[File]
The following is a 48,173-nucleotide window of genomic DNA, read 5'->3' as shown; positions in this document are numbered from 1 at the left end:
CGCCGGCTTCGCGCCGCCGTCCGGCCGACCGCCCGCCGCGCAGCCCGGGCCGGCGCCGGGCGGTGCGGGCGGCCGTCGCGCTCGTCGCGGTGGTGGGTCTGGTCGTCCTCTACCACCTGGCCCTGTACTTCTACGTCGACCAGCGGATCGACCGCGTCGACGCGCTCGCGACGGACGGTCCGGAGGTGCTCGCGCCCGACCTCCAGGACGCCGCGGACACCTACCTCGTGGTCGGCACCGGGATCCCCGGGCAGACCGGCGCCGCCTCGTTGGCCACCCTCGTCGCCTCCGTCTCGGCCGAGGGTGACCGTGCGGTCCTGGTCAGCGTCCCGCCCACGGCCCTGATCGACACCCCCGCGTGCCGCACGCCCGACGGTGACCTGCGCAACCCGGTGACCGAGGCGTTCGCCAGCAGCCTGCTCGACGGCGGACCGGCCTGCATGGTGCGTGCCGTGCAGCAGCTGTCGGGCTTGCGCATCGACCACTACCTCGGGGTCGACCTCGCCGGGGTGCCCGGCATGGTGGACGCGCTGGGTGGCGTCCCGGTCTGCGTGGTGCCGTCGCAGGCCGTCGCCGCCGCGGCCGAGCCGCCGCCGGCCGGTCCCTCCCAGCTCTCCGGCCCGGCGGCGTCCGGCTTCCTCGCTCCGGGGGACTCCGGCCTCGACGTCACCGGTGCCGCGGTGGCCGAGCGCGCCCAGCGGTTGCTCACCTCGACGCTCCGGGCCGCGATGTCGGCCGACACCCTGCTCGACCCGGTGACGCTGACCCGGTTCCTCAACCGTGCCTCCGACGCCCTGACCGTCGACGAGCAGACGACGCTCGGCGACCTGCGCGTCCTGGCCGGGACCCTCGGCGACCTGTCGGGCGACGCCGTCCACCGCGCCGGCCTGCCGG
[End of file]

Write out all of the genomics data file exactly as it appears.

The following is a 48,173-nucleotide window of genomic DNA, read 5'->3' as shown; positions in this document are numbered from 1 at the left end:
CGCCGGCTTCGCGCCGCCGTCCGGCCGACCGCCCGCCGCGCAGCCCGGGCCGGCGCCGGGCGGTGCGGGCGGCCGTCGCGCTCGTCGCGGTGGTGGGTCTGGTCGTCCTCTACCACCTGGCCCTGTACTTCTACGTCGACCAGCGGATCGACCGCGTCGACGCGCTCGCGACGGACGGTCCGGAGGTGCTCGCGCCCGACCTCCAGGACGCCGCGGACACCTACCTCGTGGTCGGCACCGGGATCCCCGGGCAGACCGGCGCCGCCTCGTTGGCCACCCTCGTCGCCTCCGTCTCGGCCGAGGGTGACCGTGCGGTCCTGGTCAGCGTCCCGCCCACGGCCCTGATCGACACCCCCGCGTGCCGCACGCCCGACGGTGACCTGCGCAACCCGGTGACCGAGGCGTTCGCCAGCAGCCTGCTCGACGGCGGACCGGCCTGCATGGTGCGTGCCGTGCAGCAGCTGTCGGGCTTGCGCATCGACCACTACCTCGGGGTCGACCTCGCCGGGGTGCCCGGCATGGTGGACGCGCTGGGTGGCGTCCCGGTCTGCGTGGTGCCGTCGCAGGCCGTCGCCGCCGCGGCCGAGCCGCCGCCGGCCGGTCCCTCCCAGCTCTCCGGCCCGGCGGCGTCCGGCTTCCTCGCTCCGGGGGACTCCGGCCTCGACGTCACCGGTGCCGCGGTGGCCGAGCGCGCCCAGCGGTTGCTCACCTCGACGCTCCGGGCCGCGATGTCGGCCGACACCCTGCTCGACCCGGTGACGCTGACCCGGTTCCTCAACCGTGCCTCCGACGCCCTGACCGTCGACGAGCAGACGACGCTCGGCGACCTGCGCGTCCTGGCCGGGACCCTCGGCGACCTGTCGGGCGACGCCGTCCACCGCGCCGGCCTGCCGG